Progress, Not Perfection: BONUS POST: Unfortunately, Fortunately Game

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In my gratitude post, I talked about learning to show gratitude even when things aren’t going your way. This game is designed to do just that.

When we talk about showing gratitude, part of this means looking for the good even when you recognize the not-so-good. I like to tell my students this is called looking for the silver lining. I play this game in my Growth Mindset classes and my Hogwarts for Muggles: Defense Against the Dark Arts class, and the game is also required homework for my students to play with their families.

Here’s how it works.

  1. Print the cards that are part of my ebook.
  2. Cut out the cards so they’re individual.
  3. This is a family or group game. So, make sure you have at least 2 players. The more, the merrier!
  4. Each person should receive 1-2 cards, so you may need to print multiple copies.
  5. On the card, write an unfortunate situation. These can be imagined or actual situations you’ve encountered recently. “I left my favorite shirt at my friend’s house.” “I lost my book.” “I wasn’t nice to my sister.” “I didn’t do my best, and I’m upset.”
  6. Fold each card into quarters. Place cards in a bowl, bucket, hat, or something else that will hold them.
  7. Take turns drawing cards. If you draw your own, fold it up and put it back. When you draw someone else’s card, read the Unfortunate situation. Carefully consider what positive things you can say before speaking. Always begin speaking with Fortunately: “I have other shirts I can wear OR I can get my shirt tonight after practice.” “I have been saving my allowance, so I’ll buy another copy.” “I can write my sister a letter to tell her all the things I love and appreciate about her, and do better tomorrow.” “I can do better tomorrow, and being upset shows I really care about my performance or results.”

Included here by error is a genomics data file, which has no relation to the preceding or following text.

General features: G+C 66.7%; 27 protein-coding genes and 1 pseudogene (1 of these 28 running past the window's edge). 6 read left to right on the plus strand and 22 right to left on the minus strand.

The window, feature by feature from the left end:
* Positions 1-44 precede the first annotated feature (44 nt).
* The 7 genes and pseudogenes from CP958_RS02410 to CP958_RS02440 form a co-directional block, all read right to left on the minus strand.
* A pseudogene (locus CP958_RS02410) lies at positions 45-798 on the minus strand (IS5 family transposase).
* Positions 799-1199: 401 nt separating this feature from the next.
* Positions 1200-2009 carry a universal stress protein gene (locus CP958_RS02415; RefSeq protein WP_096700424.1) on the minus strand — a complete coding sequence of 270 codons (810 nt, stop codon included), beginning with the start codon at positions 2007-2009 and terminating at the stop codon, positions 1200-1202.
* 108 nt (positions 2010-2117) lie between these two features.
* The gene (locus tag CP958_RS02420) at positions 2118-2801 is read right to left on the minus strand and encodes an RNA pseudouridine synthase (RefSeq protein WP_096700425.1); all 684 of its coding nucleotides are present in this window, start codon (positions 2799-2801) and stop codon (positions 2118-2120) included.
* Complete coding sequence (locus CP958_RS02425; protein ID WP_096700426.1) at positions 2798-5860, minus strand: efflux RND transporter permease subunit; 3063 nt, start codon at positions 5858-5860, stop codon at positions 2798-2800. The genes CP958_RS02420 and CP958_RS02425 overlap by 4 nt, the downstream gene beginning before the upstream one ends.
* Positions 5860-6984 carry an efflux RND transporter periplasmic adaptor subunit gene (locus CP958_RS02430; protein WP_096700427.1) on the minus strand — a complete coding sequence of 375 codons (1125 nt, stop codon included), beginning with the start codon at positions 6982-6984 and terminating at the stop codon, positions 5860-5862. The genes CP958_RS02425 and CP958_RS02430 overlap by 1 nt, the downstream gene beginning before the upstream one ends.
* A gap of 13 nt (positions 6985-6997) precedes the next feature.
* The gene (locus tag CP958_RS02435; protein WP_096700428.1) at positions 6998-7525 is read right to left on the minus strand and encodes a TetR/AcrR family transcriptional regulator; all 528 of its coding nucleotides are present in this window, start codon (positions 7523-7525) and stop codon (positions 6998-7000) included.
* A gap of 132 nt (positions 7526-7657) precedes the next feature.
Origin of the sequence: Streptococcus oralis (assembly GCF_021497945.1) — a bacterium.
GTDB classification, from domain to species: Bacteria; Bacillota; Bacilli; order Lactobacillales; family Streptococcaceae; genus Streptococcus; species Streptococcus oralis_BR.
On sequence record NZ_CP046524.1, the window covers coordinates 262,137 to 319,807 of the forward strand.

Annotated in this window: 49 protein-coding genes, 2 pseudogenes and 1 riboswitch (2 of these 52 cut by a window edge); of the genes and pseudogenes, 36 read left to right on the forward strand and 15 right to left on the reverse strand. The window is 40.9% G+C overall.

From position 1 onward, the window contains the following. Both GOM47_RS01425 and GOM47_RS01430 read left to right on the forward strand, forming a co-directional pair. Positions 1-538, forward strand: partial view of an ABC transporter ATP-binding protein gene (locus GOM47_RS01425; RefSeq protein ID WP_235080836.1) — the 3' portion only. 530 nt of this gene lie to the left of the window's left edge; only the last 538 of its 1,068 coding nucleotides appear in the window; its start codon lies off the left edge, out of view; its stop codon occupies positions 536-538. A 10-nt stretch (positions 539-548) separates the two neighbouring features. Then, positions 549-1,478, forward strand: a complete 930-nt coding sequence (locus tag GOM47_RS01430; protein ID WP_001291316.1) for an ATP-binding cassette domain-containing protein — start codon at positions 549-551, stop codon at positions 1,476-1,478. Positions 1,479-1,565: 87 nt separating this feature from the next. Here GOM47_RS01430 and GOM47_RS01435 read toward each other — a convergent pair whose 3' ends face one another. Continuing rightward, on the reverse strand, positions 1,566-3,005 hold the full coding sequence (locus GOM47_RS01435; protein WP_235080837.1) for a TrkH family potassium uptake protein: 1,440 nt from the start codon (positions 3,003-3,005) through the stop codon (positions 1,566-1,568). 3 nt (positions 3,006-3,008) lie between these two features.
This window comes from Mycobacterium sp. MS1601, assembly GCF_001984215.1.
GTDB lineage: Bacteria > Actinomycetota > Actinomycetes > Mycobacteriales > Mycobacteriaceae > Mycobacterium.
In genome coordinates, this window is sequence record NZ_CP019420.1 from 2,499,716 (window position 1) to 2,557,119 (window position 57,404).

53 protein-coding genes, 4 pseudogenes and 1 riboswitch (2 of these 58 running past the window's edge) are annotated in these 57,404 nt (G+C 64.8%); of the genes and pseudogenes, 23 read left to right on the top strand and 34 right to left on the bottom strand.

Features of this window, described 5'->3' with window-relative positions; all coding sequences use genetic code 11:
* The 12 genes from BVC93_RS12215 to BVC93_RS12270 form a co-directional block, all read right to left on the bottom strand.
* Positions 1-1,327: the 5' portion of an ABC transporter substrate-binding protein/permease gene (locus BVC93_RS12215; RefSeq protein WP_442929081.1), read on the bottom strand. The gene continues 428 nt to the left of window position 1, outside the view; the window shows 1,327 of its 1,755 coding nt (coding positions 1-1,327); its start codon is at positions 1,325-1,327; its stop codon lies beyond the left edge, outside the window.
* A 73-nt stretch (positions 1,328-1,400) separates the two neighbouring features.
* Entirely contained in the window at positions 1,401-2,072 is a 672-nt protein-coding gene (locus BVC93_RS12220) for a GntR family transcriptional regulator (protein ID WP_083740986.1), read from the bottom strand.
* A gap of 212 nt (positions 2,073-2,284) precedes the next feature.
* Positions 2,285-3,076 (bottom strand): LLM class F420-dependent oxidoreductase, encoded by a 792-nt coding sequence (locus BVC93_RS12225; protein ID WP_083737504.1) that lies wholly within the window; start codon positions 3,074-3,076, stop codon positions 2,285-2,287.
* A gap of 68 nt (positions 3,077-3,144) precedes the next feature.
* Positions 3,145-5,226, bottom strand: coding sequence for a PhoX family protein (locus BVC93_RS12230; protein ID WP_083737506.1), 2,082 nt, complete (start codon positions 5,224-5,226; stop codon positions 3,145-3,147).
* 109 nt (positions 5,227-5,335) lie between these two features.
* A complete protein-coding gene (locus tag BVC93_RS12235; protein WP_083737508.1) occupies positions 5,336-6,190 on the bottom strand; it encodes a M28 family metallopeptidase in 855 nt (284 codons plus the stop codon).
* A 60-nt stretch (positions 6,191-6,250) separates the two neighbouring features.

8. Repeat as needed: I have students who, a year after finishing my classes, still play this game every night at dinner. This has become a tradition!

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This game helps you to:

  • Shift Perspectives: Oftentimes, we sink down into the negative feelings we have about things that happen to us. This game requires you to shift your perspective and see the good in the world around you. Your situation is part of that world, so you’ll learn to see the good in it, too.
  • Rephrase to Reframe: You have to literally look at the card you have which represent the metaphorical cards you’re dealt in life, and learn how to handle them. This game allows you to do that in a safe environment with your family so you have practice for when things actually arise (and believe me, they will!)
  • Be Happy: So much of what happens to us is good. But, the negative often takes hold. As a society, it seems we sometimes make a game out of dwelling on what bad has happened to us. Why not change that? We can make a game out of the good. When we learn to appreciate our lives for what they are instead of what we wish they were, we are happier people. This does not mean we cannot want something else and work to change our lives: when we’re happy with what we have, and grateful for the life we currently lead, we are more likely to work to see positive change than if we dwell on the negative and surround ourselves with it.

Research has shown that even a small amount of negative brain activity can lead to a weakened immune system, making you more prone to illness, and even lead to a heart attack or a stroke. Negative attitudes can also affect your intelligence and ability to think — according to Dr. Travis Bradberry, negativity compromises the effectiveness of the neurons in the hippocampus — an important area of the brain responsible for reasoning and memory. We can’t control others (that’s a blog post for a different time), but we can learn to control ourselves. Think about how this game can serve you and your family. I’d love to hear how you put this game to use in your home!

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